Clinical, Biochemical, Histological and Biophysical Parameters in the Prediction of Cerebral Palsy in Patients With Preterm Labor and Premature Rupture of Membranes

This study has been completed.
Sponsor:
Information provided by:
National Institutes of Health Clinical Center (CC)
ClinicalTrials.gov Identifier:
NCT00342667
First received: June 19, 2006
Last updated: September 16, 2014
Last verified: October 2013

June 19, 2006
September 16, 2014
December 1997
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Complete list of historical versions of study NCT00342667 on ClinicalTrials.gov Archive Site
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Clinical, Biochemical, Histological and Biophysical Parameters in the Prediction of Cerebral Palsy in Patients With Preterm Labor and Premature Rupture of Membranes
Clinical, Biochemical, Histological and Biophysical Parameters in the Prediction of Cerebral Palsy in Patients With Preterm Labor and Premature Rupture of Membranes

A major goal of modern perinatal and neonatal medicine is to reduce the rate of developmental disabilities, especially mental retardation. Cerebral palsy is frequently associated with neurologic abnormalities and mental retardation. Improvements in neonatal intensive care have resulted in improved survival of very low birthweight infants but also in an increased frequency of cerebral palsy. Prematurity is a leading risk factor for cerebral palsy. Two thirds of preterm neonates are born to mothers with preterm labor with intact membranes or preterm premature rupture of membranes. A growing body of evidence suggests that these conditions are heterogeneous. This is an observational cohort study designed to identify the mechanisms of disease in patients with preterm labor/contractions and preterm premature rupture of membranes and to describe the relationship between clinical, biochemical, histological, biophysical parameters and the development of infant neurological disorders.

A major goal of modern perinatal and neonatal medicine is to reduce the rate of developmental disabilities, especially mental retardation. Cerebral palsy is frequently associated with neurologic abnormalities and mental retardation. Improvements in neonatal intensive care have resulted in improved survival of very low birthweight infants but also in an increased frequency of cerebral palsy. Prematurity is a leading risk factor for cerebral palsy. Two thirds of preterm neonates are born to mothers with preterm labor with intact membranes or preterm premature rupture of membranes. A growing body of evidence suggests that these conditions are heterogeneous. This is an observational cohort study designed to identify the mechanisms of disease in patients with preterm labor/contractions and preterm premature rupture of membranes and to describe the relationship between clinical, biochemical, histological, biophysical parameters and the development of infant neurological disorders.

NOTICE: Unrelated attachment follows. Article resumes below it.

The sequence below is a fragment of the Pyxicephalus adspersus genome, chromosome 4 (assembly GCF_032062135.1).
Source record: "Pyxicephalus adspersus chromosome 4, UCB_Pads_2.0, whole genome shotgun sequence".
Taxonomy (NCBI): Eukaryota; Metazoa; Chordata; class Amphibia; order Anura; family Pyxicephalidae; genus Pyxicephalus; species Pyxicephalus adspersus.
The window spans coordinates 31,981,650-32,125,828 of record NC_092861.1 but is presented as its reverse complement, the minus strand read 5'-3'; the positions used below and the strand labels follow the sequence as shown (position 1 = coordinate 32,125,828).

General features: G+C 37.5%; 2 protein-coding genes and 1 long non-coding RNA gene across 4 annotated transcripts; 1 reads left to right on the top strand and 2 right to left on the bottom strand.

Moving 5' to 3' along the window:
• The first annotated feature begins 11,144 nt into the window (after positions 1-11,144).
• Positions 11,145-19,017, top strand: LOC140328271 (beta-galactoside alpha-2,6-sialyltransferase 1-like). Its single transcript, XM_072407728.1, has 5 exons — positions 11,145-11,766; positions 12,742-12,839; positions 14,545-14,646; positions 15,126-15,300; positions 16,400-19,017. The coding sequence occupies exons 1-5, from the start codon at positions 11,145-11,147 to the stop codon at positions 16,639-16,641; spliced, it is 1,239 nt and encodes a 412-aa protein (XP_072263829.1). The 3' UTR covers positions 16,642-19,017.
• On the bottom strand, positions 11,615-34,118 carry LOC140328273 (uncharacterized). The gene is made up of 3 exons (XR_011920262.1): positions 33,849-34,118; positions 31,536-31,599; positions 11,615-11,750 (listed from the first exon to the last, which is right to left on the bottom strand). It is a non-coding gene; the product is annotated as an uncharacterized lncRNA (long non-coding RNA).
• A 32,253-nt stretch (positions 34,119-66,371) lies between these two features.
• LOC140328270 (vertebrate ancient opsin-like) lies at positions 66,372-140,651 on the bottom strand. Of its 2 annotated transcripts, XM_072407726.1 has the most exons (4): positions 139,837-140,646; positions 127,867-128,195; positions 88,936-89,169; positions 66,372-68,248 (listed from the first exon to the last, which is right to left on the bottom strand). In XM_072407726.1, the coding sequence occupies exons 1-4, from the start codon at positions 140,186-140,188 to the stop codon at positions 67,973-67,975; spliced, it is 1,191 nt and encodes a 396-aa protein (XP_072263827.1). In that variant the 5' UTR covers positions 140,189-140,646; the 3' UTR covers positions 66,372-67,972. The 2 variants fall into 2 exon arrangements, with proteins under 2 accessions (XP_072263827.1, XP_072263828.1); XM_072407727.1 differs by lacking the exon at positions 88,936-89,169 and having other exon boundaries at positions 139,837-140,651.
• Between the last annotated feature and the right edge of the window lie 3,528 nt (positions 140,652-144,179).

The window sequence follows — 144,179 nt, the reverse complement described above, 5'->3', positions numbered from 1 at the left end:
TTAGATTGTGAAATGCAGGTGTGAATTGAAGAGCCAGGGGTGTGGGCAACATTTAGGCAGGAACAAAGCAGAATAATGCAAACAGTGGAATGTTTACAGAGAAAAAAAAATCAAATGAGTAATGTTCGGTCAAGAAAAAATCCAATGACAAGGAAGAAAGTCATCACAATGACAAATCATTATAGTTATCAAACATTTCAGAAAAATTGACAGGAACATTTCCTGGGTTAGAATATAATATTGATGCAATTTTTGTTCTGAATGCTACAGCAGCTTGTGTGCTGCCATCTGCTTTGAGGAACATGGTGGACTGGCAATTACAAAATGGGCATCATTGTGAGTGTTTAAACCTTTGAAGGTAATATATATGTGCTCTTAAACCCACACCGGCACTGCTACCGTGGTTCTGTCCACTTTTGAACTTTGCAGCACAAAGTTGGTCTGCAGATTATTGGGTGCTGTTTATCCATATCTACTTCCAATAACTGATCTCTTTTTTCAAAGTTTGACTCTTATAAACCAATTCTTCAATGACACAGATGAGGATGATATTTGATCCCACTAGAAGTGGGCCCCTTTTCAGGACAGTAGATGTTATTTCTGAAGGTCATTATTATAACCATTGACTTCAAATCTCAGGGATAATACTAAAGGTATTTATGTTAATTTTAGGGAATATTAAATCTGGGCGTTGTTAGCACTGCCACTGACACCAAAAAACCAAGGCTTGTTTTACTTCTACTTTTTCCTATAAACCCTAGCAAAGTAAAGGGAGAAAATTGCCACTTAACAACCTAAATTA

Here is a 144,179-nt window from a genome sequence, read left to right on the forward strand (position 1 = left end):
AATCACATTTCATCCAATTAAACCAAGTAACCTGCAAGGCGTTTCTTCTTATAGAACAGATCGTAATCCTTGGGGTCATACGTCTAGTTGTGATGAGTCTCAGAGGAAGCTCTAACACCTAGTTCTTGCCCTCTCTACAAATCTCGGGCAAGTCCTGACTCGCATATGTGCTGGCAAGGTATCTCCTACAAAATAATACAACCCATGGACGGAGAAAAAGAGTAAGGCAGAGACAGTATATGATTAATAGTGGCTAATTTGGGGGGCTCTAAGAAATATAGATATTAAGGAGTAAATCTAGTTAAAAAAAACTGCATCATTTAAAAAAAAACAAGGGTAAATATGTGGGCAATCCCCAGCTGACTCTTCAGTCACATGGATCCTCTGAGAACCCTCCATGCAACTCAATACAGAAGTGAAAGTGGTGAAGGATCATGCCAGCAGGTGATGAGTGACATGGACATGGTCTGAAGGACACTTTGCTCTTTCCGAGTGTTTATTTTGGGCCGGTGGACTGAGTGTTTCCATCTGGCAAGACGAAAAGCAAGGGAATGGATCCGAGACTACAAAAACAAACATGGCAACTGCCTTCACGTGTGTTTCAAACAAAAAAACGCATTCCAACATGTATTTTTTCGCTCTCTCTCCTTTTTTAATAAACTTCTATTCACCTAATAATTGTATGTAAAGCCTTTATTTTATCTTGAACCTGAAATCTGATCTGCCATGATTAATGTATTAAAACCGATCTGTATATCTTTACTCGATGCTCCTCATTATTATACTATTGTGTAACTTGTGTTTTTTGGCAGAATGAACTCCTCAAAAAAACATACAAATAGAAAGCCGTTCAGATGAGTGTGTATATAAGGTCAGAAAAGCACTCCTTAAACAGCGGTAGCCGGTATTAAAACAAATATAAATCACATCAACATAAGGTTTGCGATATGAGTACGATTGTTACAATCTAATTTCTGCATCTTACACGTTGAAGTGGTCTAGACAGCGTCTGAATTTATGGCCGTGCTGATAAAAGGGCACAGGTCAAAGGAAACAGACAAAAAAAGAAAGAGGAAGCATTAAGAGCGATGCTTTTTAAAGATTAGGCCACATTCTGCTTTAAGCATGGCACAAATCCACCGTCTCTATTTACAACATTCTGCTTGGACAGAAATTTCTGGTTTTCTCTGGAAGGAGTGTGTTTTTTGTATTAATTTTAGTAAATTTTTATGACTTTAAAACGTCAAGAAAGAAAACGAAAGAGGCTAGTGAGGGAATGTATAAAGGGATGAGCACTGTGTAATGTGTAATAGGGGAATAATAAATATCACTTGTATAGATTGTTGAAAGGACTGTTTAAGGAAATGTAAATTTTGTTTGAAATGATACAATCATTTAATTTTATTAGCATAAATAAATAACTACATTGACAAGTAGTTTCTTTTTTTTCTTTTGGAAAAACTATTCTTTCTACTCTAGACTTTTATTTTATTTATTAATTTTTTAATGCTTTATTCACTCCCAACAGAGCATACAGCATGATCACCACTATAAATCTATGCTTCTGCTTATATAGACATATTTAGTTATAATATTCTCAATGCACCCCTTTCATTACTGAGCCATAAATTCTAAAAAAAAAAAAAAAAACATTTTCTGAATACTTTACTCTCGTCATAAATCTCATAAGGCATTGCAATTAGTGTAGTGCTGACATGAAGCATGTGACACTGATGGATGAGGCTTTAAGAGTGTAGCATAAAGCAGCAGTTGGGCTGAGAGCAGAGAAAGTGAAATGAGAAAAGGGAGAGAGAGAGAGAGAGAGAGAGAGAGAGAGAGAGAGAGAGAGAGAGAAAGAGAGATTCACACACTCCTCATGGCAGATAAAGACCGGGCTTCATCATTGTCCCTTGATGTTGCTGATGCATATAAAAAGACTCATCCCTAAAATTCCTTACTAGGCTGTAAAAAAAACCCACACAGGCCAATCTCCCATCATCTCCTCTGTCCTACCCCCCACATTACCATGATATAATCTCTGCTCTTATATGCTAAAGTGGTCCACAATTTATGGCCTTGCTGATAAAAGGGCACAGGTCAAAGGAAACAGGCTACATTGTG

Observational
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  • Preterm Labor
  • Infant Neurological Disorders
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*   Includes publications given by the data provider as well as publications identified by ClinicalTrials.gov Identifier (NCT Number) in Medline.
 
Completed
5000
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  • INCLUSION CRITERIA:

Consecutive patients admitted with the diagnosis of preterm labor/contractions or PROM.

"Preterm labor/contractions" will be defined as:

  1. gestational age: 20-36 weeks;
  2. intact membranes; and
  3. regular uterine contractions greater than or equal to 8 in 60 minutes.

Preterm PROM will be defined as:

  1. gestational age 20-36 weeks; and
  2. spontaneous rupture of membranes as diagnosed by sterile speculum examination confirming pooling of amniotic fluid in the vagina, a positive Nitrazine test result, and a positive ferning test result. In cases of suspected but unconfirmed preterm PROM, indigo carmin instillation will be performed. The vaginal leakage of indigo carmin will confirm the diagnosis in these cases.
Female
15 Years to 45 Years
No
Contact information is only displayed when the study is recruiting subjects
Korea, Republic of
 
NCT00342667
999997066, OH97-CH-N066
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Eunice Kennedy Shriver National Institute of Child Health and Human Development (NICHD)
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Principal Investigator: Roberto Romero, M.D. Eunice Kennedy Shriver National Institute of Child Health and Human Development (NICHD)
National Institutes of Health Clinical Center (CC)
October 2013

ICMJE     Data element required by the International Committee of Medical Journal Editors and the World Health Organization ICTRP